Residential summer programs for gifted and talented youth provide an excellent environment for developing these skills. Because students who attend these programs have daily opportunities to practice decision-making and self-regulation in a safe and controlled environment.
Parents can help children develop personal talent by encouraging increasing levels of independence and personal decision making during the middle and secondary school years. They can also encourage their children to become involved in extra-curricular or community activities that fit their interests and talents. Teachers can build students’ personal talent skills by providing students with assignment choices, incorporating complex problemsolving activities into classroom instruction, and furnishing opportunities for independent study.
Finally, there are important psychological dispositions that facilitate the development of personal talent. These dispositions include optimism, hope, altruism, hardiness, and resilience. Some individuals have natural tendencies toward these adaptive dispositions. All gifted youth can develop these dispositions, and doing so to the highest levels requires knowledge and skill. They need to understand the dispositions that facilitate wellbeing and success; then they need to consciously adopt those dispositions in order to facilitate goal achievement. For example, optimism, the most-researched disposition that contributes to personal talent, has been shown to facilitate positive outcomes such as superior health and classroom performance. It is a habit of mind, fueled by self-talk, that expects positive outcomes and explains adversity as a temporary, reversible event. An optimistic style prevents feelings of helplessness and encourages the individual to generate new strategies or increased effort when faced with difficulties. The good news is that those with a natural tendency toward pessimism can learn a more optimistic explanatory style.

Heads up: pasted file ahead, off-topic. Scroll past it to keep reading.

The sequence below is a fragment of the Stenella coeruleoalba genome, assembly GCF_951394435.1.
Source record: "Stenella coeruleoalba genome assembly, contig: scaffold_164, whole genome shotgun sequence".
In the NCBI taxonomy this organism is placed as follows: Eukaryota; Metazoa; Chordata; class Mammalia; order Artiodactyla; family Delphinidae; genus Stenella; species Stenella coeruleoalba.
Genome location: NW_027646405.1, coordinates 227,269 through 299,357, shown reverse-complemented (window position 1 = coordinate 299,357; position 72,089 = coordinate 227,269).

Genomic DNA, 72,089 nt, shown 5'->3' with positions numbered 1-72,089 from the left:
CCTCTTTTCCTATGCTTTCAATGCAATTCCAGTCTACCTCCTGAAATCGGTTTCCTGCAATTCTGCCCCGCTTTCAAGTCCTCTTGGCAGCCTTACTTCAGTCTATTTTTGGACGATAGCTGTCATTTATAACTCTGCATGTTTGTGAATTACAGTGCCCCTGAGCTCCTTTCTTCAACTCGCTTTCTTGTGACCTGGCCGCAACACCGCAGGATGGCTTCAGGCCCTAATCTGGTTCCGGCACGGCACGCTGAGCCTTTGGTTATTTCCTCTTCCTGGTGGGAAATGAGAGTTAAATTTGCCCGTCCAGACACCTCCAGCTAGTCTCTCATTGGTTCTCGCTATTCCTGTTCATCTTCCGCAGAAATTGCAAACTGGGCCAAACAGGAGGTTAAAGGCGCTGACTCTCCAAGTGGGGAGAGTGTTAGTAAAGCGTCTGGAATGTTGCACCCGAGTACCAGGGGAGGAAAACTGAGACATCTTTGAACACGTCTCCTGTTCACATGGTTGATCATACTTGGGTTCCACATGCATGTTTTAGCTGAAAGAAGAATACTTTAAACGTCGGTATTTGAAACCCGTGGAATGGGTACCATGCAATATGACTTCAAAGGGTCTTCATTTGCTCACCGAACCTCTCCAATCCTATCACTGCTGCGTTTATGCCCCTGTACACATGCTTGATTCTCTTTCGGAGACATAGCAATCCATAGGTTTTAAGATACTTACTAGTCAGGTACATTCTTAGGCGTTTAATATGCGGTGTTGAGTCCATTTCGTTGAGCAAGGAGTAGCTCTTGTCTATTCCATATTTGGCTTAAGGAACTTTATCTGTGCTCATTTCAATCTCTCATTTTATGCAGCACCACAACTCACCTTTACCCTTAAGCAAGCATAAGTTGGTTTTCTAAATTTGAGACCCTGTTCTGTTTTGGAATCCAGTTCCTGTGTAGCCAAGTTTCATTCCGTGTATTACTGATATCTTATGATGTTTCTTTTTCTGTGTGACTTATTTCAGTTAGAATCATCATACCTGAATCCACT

Parents can influence the development of optimism in their children by providing both support and autonomy. Children feel supported when parents listen to them and express unconditional love. Parents can promote autonomy by providing opportunities for independent decision-making and encouraging the pursuit of individual interests.
Parents can help their gifted children develop strong problemsolving skills, because such skills foster resilience and optimism. Parents can also model optimism in the face of their own setbacks and provide feedback that encourages optimism. For example, if a child fails an algebra test, the parent should avoid making global statements that induce helplessness such as “You’re just like me—no good at math.” Instead, the parent should provide feedback that gives the child the sense that there’s something he or she can do about the situation: “Perhaps you need to develop more effective study strategies for algebra since it is harder than the math you’ve had before.”
In summary, one of the most important things parents can do for their gifted children is to help them develop personal talent by gradually increasing the amount of responsibility they give them for shaping their own lives. Gifted children who develop personal talent are more likely to experience academic success and overall well-being in middle school, high school, and college. They are also more likely to be able to achieve high-level career goals and successfully manage competing priorities in young adulthood. They have the skills they need to maximize their potential and build satisfying lives.
—Sidney M. Moon, PhD
Sidney Moon is Associate dean for learning and engagement in the college of education, director of the Gifted Education Resource Institute, and professor in the department of educational studies at Purdue University. Her research interests include personal talent, underrepresented gifted students, and talent development in the STEM disciplines.
References and Resources
- “Personal Talent,” by Sidney M. Moon, High Ability Studies, Vol. 14, No. 1, June 2003
- Handbook of Positive Psychology, edited by C. R. Snyder and Shane J. Lopez, Oxford University Press, 2005
- Learned Optimism: How to Change Your Mind and Your Life, by Martin E. P. Seligman, Vintage Books, 2006
- Practical Intelligence in Everyday Life, by Robert J. Sternberg, et al, Cambridge, 2000
- Practical Intelligence for School, by Wendy Williams, et al, Allyn & Bacon, 1997